nep-ecm New Economics Papers
on Econometrics
Issue of 2007‒06‒18
six papers chosen by
Sune Karlsson
Orebro University

  1. Joint and Marginal Diagnostic Tests for Conditional Mean and Variance Specifications By Juan Carlos Escanciano
  2. A Markov Chain Monte Carlo Multiple Imputation Procedure for Dealing with Item Nonresponse in the German SAVE Survey By Daniel Schunk
  3. Evaluating the Precision of Estimators of Quantile-Based Risk Measures By Cotter, John; Dowd, Kevin
  4. Estimating Inefficiency and Total Factor Productivity: An Application to Irish Dairy Farming By James Carroll; Carol Newman; Fiona Thorne
  5. Regression Coefficient Identification Decay in the Presence of Infrequent Classification Errors By Kreider, Brent
  6. A new approach for analyzing multiple bounded WTP data - Certainty dependent payment card intervals By Broberg, Thomas

  1. By: Juan Carlos Escanciano (Indiana University Bloomington)
    Abstract: This article proposes a general class of joint and marginal diagnostic tests for parametric conditional mean and variance models of possibly nonlinear non-Markovian time series sequences. The use of joint and marginal tests is motivated from the fact that marginal tests for the conditional variance may lead misleading conclusions when the conditional mean is misspecified. The new tests are based on a generalized spectral approach and, contrary to existing procedures, they do not need to choose a lag order depending on the sample size or to smooth the data. Moreover, the proposed tests are robust to higher order dependence of unknown form, in particular to conditional skewness and kurtosis. It turns out that the asymptotic null distributions of the new tests depend on the data generating process, so a new bootstrap procedure is proposed and theoretically justified. A simulation study compares the finite sample performance of the proposed and competing tests and shows that our tests can play a valuable role in time series modeling. Finally, an application to the S&P 500 highlights the merits of our approach.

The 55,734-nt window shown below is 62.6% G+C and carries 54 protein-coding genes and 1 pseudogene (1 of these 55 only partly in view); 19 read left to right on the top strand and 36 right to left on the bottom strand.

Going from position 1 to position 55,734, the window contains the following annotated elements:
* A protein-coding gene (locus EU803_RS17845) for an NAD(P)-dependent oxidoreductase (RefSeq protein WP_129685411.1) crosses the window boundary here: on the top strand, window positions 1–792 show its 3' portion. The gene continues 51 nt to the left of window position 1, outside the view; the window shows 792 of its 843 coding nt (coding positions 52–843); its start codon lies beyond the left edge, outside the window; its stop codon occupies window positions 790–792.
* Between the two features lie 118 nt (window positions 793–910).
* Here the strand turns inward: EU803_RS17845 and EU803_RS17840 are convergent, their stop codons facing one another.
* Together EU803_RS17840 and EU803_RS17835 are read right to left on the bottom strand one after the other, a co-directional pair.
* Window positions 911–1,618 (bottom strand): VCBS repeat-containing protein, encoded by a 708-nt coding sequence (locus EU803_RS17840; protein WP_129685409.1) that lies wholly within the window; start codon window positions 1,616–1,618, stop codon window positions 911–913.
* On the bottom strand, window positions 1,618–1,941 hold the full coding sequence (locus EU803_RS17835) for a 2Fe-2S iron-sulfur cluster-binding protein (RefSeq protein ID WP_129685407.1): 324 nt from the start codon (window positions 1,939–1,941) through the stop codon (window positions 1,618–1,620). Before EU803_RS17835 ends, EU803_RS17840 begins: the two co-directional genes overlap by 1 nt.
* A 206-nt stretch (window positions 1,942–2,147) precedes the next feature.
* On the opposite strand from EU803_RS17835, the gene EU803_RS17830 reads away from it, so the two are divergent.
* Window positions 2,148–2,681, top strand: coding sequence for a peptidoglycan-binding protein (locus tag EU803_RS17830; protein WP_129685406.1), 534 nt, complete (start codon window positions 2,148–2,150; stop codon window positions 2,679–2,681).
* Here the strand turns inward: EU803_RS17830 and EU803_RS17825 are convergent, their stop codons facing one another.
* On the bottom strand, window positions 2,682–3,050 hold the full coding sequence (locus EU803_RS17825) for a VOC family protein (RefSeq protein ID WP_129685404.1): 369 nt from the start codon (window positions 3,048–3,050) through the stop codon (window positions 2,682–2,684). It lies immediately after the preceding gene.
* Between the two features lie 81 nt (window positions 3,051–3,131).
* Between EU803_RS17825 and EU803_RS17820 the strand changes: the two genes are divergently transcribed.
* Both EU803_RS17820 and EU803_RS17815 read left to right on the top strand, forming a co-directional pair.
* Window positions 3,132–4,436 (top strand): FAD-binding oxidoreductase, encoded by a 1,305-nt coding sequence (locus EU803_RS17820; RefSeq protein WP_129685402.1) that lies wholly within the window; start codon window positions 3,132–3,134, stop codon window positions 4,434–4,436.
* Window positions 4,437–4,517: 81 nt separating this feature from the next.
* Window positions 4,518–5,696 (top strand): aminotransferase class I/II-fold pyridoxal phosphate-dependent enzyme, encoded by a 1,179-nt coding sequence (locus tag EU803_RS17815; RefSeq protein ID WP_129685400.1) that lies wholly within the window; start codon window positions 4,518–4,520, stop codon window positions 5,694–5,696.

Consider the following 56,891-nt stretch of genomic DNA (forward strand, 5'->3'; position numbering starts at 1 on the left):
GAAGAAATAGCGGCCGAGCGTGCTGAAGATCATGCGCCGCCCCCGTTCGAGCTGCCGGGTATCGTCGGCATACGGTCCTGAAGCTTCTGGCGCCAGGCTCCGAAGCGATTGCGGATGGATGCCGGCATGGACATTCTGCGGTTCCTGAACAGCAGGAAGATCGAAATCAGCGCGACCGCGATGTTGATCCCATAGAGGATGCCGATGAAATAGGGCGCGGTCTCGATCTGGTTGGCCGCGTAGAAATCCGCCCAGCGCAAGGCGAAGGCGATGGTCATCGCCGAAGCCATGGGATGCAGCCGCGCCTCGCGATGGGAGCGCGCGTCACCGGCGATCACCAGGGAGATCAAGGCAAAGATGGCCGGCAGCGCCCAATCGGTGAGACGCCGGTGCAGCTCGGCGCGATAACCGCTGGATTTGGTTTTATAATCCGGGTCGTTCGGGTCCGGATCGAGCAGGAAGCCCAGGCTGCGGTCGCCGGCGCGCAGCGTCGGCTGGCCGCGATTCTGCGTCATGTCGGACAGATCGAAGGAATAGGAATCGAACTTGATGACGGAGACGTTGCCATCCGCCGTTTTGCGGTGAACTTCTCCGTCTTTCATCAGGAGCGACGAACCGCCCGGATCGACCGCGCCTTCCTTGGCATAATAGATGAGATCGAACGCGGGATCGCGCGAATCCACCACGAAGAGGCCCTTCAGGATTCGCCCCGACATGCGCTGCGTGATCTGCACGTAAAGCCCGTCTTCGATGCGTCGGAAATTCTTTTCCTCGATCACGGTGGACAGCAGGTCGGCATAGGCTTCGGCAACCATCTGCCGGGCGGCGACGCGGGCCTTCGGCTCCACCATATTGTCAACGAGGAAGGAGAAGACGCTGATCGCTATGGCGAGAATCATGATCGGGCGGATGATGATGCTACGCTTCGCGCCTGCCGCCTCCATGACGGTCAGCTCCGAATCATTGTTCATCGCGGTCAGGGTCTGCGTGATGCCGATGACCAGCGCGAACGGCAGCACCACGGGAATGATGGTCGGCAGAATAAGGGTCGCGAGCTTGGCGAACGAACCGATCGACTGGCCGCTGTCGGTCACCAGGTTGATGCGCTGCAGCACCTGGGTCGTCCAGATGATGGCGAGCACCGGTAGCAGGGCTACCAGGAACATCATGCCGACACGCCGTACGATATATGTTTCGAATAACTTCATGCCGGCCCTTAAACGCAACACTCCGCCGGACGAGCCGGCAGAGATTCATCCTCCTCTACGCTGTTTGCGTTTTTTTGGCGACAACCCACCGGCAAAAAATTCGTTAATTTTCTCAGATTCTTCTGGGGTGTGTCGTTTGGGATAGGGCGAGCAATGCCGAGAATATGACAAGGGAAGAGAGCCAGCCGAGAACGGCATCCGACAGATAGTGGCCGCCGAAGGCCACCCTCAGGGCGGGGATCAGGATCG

JEL: C12 C14 C52
    Date: 2007–06
  2. By: Daniel Schunk (Mannheim Research Institute for the Economics of Aging (MEA))
    Abstract: Important empirical information on household behavior is obtained from surveys. However, various interdependent factors that can only be controlled to a limited extent lead to unit and item nonresponse, and missing data on certain items is a frequent source of difficulties in statistical practice. This paper presents the theoretical underpinnings of a Markov Chain Monte Carlo multiple imputation procedure and applies this procedure to a socio-economic survey of German households, the SAVE survey. I discuss convergence properties and results of the iterative multiple imputation method and I compare them briefly with other imputation approaches. Concerning missing data in the SAVE survey, the results suggest that item nonresponse is not occurring randomly but is related to the included covariates. The analysis further indicates that there might be differences in the character of nonresponse across asset types. Concerning the methodology of imputation, the paper underlines that it would be of particular interest to apply different imputation methods to the same dataset and to compare the findings.
    Date: 2007–05–30
  3. By: Cotter, John; Dowd, Kevin
    Abstract: This paper examines the precision of estimators of Quantile-Based Risk Measures (Value at Risk, Expected Shortfall, Spectral Risk Measures). It first addresses the question of how to estimate the precision of these estimators, and proposes a Monte Carlo method that is free of some of the limitations of existing approaches. It then investigates the distribution of risk estimators, and presents simulation results suggesting that the common practice of relying on asymptotic normality results might be unreliable with the sample sizes commonly available to them. Finally, it investigates the relationship between the precision of different risk estimators and the distribution of underlying losses (or returns), and yields a number of useful conclusions.